5 compliance regulations you need to know about in 2020

February 7, 2020 Casey Nighbor

As an employer, staying compliant is a critical part of maintaining operations. But with continuously changing regulation at the state and local level, there are an increasing amount of risks.

Failing to keep up with these changes can have very expensive consequences. The top 10 settlements in various employment-related class-action cases totaled $1.32 billion in 2018. Similarly, the top 10 government enforcement actions settled for $253 million in 2018.

Here are some of the biggest employment compliance trends this year and what they mean for you.

1. Hiring Authorized Workers

The Immigration Reform and Control Act (IRCA) of 1986 requires all U.S. employers, regardless of size, to complete a Form I-9 upon hiring a new employee to work in the United States.

Recent increased pressure by Immigration and Customs Enforcement (ICE) for hiring authorized workers, proper I9 and E-Verify form usage and ethical business conduct has created new risks for employers and HR professionals.

To ensure compliance with all ICE standards and procedures, it is important for your organization to choose a staffing partner who is part of the ICE Mutual Agreement between Government and Employers (IMAGE) program.

2. Pay Equality

Pay equity is a means of eliminating sex and race discrimination in the wage-setting system.

Legislation to address pay equity and discrimination continues to see more success in states than at the federal level.

This year alone, laws addressing wage discrimination will take effect in 11 states. Alabama’s first law on the books banning pay discrimination based on race and sex and prohibiting employers from refusing to interview or hire someone who declines to share salary history went live this summer. Maine, Nebraska, New York, and Maryland implemented similar laws before the end of 2019, joining states like California, Connecticut, Hawaii, Illinois, Wyoming, and Washington that established pay protections earlier last year.

The new state measures often feature a ban on salary history questions in job applications, aimed at ending the perpetuation of lower salaries for women and minorities.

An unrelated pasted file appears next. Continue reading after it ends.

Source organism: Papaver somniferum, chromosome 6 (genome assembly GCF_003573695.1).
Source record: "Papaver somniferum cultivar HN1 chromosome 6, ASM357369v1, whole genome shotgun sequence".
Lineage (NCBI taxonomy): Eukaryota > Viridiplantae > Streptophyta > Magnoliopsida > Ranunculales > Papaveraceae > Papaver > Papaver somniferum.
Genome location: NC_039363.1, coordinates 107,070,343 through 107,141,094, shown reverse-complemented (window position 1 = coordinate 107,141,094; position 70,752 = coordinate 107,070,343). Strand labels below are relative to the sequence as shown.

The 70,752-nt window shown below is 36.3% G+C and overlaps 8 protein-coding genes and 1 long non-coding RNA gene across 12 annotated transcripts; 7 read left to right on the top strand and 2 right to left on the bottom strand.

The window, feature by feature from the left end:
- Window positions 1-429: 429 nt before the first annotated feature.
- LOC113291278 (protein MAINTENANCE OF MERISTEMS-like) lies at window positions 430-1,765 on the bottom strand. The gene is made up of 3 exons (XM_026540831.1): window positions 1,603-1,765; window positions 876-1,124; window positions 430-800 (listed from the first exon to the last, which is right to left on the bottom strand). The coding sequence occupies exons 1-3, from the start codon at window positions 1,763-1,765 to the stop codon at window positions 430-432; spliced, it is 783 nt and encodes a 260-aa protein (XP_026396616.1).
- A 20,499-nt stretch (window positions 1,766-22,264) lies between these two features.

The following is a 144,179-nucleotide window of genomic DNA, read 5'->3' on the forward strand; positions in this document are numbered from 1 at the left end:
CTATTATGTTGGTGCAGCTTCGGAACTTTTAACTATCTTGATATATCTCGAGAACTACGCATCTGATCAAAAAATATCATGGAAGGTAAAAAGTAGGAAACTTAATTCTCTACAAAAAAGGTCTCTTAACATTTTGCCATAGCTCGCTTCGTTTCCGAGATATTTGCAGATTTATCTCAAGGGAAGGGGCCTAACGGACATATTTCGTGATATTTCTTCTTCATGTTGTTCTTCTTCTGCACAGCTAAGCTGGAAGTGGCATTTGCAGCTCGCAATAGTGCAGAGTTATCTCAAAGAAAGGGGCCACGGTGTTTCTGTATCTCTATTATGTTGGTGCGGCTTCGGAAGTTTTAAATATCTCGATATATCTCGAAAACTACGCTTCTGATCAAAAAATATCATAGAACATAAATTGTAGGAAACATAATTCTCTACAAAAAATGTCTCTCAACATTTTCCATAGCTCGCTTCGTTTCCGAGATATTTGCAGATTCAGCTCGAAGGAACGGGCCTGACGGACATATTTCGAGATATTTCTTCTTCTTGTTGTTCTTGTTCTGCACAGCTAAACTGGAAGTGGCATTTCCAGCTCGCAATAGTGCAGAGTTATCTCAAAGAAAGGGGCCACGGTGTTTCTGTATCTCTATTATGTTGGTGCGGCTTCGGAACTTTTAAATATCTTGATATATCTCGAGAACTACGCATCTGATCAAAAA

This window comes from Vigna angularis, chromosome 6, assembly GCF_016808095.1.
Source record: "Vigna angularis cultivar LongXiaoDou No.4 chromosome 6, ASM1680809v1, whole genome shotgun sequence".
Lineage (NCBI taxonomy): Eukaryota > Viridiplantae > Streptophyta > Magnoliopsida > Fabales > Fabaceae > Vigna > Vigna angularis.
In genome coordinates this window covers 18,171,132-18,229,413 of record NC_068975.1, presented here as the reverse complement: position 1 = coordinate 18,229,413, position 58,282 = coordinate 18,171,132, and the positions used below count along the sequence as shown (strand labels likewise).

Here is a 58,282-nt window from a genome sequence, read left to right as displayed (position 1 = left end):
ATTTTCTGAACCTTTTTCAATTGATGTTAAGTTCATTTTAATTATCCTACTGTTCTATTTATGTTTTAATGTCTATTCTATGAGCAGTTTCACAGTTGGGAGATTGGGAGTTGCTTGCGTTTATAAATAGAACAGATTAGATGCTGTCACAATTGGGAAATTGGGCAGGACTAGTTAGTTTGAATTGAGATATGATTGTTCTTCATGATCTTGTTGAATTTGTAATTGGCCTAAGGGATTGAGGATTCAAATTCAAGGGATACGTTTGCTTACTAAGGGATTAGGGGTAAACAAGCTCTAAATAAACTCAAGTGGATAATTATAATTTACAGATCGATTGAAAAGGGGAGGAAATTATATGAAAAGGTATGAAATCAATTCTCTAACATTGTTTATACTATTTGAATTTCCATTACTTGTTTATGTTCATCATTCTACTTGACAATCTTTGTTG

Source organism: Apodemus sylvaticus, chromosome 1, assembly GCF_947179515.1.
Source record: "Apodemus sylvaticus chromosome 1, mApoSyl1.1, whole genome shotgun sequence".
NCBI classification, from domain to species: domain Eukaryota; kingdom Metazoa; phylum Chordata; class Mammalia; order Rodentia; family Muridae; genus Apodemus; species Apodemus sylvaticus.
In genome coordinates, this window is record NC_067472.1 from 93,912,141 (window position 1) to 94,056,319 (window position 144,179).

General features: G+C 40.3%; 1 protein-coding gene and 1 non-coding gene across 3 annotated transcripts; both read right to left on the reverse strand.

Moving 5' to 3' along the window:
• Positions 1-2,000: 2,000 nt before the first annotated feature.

3. Medical and Recreational Marijuana

The regulation of off-duty marijuana use varies greatly from state to state. Some prohibit employers from discriminating against medical marijuana cardholders or from firing employees for testing positive for marijuana due to off-duty use. Others explicitly allow employers to fire employees for off-duty medical marijuana use.

4. Protections for Gig Workers 

A new law in the state of California called Assembly Bill 5 or AB5 has drastically altered the way the state’s companies can classify workers.

The new law assumes workers are employees. To demonstrate otherwise, the hiring company has the burden of demonstrating that the worker meets a very specific test.

Namely, a worker can only be classified as an independent contractor if the company can show that the worker meets all three of the following prongs:

A - the worker is free from control and direction in the performance of services; and

B - the worker is performing work outside the usual course of the business of the hiring company; and

C - the worker is customarily engaged in an independently established trade, occupation, or business.

Because of this, it will be increasingly difficult to classify workers as contractors. California’s Assembly Bill 5 law took effect January 1, 2020.

5. Ban the Box

 “Ban the box” refers to the box on applications requiring applicants to disclose whether they have a prior criminal conviction.

To date, there is no federal ban-the-box law; these are laws being passed by states and cities. Initially, these laws applied to government employers only. However, more states and cities are passing laws that apply to government and private employers alike.

Currently, thirteen states (and the District of Columbia) have ban-the-box laws that apply to private employers—California, Colorado, Connecticut, Hawaii, Illinois, Massachusetts, Minnesota, New Jersey, New Mexico, Oregon, Rhode Island, Vermont, and Washington.

Even in states that don’t have ban-the-box laws, a rigid practice of asking about criminal history and denying employment can violate federal antidiscrimination laws.

How SIMOS Can Help

As an experienced engineered workforce solution provider, we make it a priority to stay on top of ever-changing regulation. Partner with an organization that has expert knowledge of the regulatory landscape, and that’s ready to pivot while recommending solutions and policies that meet new regulations. 

To learn more about these regulations and other compliance trends, download our free compliance eBook below.

About the Author

About Casey: Content marketing manager, frequently reading, aspiring chef, failed plant mom, connoisseur of tater tots, beauty products and airplane food.

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